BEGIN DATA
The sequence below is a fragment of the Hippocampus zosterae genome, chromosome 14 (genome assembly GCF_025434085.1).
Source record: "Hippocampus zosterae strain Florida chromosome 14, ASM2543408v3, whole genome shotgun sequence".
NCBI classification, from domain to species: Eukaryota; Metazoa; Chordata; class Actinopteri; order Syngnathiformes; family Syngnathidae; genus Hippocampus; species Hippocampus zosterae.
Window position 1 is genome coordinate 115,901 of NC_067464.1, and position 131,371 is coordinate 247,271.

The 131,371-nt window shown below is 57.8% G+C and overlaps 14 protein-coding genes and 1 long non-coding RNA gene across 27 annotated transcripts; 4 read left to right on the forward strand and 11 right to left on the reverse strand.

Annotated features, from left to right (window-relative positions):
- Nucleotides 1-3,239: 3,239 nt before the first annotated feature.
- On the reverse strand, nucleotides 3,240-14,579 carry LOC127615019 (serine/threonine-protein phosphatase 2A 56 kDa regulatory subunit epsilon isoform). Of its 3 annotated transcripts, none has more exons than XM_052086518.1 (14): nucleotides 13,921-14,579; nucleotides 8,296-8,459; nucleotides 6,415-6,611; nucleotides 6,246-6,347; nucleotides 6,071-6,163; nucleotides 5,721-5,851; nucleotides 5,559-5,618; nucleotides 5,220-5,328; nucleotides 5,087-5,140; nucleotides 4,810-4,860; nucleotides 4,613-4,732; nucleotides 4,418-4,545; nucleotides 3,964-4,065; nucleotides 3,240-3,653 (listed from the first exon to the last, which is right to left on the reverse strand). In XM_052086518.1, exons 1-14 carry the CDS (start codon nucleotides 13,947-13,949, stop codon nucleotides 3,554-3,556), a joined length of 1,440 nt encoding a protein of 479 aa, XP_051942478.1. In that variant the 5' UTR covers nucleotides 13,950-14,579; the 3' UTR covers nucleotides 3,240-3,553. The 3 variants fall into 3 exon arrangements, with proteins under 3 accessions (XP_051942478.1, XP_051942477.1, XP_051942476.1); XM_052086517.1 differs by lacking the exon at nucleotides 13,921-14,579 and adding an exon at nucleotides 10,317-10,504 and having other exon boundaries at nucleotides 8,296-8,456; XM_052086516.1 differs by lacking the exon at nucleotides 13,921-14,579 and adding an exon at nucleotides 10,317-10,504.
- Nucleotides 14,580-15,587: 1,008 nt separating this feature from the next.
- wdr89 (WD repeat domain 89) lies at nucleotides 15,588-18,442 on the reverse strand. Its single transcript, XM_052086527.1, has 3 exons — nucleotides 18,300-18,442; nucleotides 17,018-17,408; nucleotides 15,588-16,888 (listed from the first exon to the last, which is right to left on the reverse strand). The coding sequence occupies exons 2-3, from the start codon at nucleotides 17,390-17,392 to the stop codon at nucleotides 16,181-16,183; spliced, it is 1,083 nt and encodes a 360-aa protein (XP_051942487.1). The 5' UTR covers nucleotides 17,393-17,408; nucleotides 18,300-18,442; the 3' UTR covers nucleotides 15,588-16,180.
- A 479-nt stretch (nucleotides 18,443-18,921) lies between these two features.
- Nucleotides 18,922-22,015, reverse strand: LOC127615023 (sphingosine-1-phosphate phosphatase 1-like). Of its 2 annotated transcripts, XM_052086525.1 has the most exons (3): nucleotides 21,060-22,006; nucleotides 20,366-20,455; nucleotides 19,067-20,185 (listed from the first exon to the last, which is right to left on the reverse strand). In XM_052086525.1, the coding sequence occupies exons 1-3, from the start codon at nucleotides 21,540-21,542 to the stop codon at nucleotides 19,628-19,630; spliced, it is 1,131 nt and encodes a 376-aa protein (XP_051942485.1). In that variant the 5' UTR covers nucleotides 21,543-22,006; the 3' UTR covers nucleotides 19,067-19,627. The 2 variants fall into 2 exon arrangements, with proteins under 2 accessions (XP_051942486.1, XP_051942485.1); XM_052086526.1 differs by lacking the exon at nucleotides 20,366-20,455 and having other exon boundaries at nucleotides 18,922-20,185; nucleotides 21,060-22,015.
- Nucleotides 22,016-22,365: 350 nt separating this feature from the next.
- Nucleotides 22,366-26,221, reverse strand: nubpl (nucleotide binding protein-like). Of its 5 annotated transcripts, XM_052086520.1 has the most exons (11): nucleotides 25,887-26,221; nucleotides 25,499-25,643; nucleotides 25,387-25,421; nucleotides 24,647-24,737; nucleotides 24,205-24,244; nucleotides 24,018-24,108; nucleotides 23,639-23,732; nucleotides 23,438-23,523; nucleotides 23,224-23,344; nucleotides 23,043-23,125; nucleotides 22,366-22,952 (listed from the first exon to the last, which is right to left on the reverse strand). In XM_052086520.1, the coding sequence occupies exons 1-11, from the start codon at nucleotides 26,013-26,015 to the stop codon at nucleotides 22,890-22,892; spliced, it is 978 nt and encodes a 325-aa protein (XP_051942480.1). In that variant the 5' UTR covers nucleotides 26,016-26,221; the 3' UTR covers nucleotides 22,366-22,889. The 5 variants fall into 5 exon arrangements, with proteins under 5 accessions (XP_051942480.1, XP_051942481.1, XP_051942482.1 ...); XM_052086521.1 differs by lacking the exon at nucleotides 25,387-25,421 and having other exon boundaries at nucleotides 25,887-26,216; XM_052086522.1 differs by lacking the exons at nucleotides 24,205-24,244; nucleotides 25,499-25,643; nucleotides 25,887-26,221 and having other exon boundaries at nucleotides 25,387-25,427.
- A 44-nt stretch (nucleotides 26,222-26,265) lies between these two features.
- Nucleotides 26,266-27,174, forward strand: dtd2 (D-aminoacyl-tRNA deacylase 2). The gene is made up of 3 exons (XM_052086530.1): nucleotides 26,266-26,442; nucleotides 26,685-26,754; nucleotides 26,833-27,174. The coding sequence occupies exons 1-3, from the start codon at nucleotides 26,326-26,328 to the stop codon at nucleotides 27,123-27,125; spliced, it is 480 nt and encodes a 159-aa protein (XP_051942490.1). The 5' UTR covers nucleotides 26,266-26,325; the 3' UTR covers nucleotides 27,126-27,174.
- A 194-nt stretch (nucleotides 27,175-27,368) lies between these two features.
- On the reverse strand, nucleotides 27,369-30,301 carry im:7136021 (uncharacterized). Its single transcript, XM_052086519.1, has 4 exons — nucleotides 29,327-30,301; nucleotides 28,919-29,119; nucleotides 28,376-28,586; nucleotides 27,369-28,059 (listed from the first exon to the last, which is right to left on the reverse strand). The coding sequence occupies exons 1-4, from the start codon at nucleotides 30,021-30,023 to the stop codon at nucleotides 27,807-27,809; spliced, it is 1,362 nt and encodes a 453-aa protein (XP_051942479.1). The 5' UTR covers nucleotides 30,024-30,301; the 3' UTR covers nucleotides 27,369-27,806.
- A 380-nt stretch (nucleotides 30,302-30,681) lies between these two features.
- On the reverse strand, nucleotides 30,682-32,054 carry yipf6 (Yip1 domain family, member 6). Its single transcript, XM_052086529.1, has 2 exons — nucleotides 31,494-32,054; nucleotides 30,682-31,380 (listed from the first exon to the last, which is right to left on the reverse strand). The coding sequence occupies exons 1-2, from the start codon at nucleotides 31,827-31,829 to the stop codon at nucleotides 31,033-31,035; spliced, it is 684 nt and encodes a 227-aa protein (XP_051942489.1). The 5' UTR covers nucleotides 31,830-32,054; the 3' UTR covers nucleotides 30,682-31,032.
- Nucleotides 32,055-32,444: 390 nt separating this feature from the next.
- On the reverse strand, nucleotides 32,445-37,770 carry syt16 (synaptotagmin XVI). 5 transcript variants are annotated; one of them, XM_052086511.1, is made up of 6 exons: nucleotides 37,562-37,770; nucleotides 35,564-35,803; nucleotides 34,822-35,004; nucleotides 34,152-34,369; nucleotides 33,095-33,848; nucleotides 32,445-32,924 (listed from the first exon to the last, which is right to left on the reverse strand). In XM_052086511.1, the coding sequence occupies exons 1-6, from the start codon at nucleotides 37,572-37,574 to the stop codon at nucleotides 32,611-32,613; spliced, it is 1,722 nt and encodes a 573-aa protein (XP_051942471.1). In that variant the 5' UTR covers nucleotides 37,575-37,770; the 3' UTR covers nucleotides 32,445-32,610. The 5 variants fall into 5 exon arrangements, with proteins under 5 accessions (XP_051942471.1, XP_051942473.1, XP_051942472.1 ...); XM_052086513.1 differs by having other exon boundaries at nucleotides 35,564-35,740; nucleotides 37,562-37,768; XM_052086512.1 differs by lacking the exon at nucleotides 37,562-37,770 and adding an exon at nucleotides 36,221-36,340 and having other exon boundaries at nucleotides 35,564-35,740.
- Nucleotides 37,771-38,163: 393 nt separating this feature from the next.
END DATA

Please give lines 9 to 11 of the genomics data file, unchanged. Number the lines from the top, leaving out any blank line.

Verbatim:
- Nucleotides 14,580-15,587: 1,008 nt separating this feature from the next.
- wdr89 (WD repeat domain 89) lies at nucleotides 15,588-18,442 on the reverse strand. Its single transcript, XM_052086527.1, has 3 exons — nucleotides 18,300-18,442; nucleotides 17,018-17,408; nucleotides 15,588-16,888 (listed from the first exon to the last, which is right to left on the reverse strand). The coding sequence occupies exons 2-3, from the start codon at nucleotides 17,390-17,392 to the stop codon at nucleotides 16,181-16,183; spliced, it is 1,083 nt and encodes a 360-aa protein (XP_051942487.1). The 5' UTR covers nucleotides 17,393-17,408; nucleotides 18,300-18,442; the 3' UTR covers nucleotides 15,588-16,180.
- A 479-nt stretch (nucleotides 18,443-18,921) lies between these two features.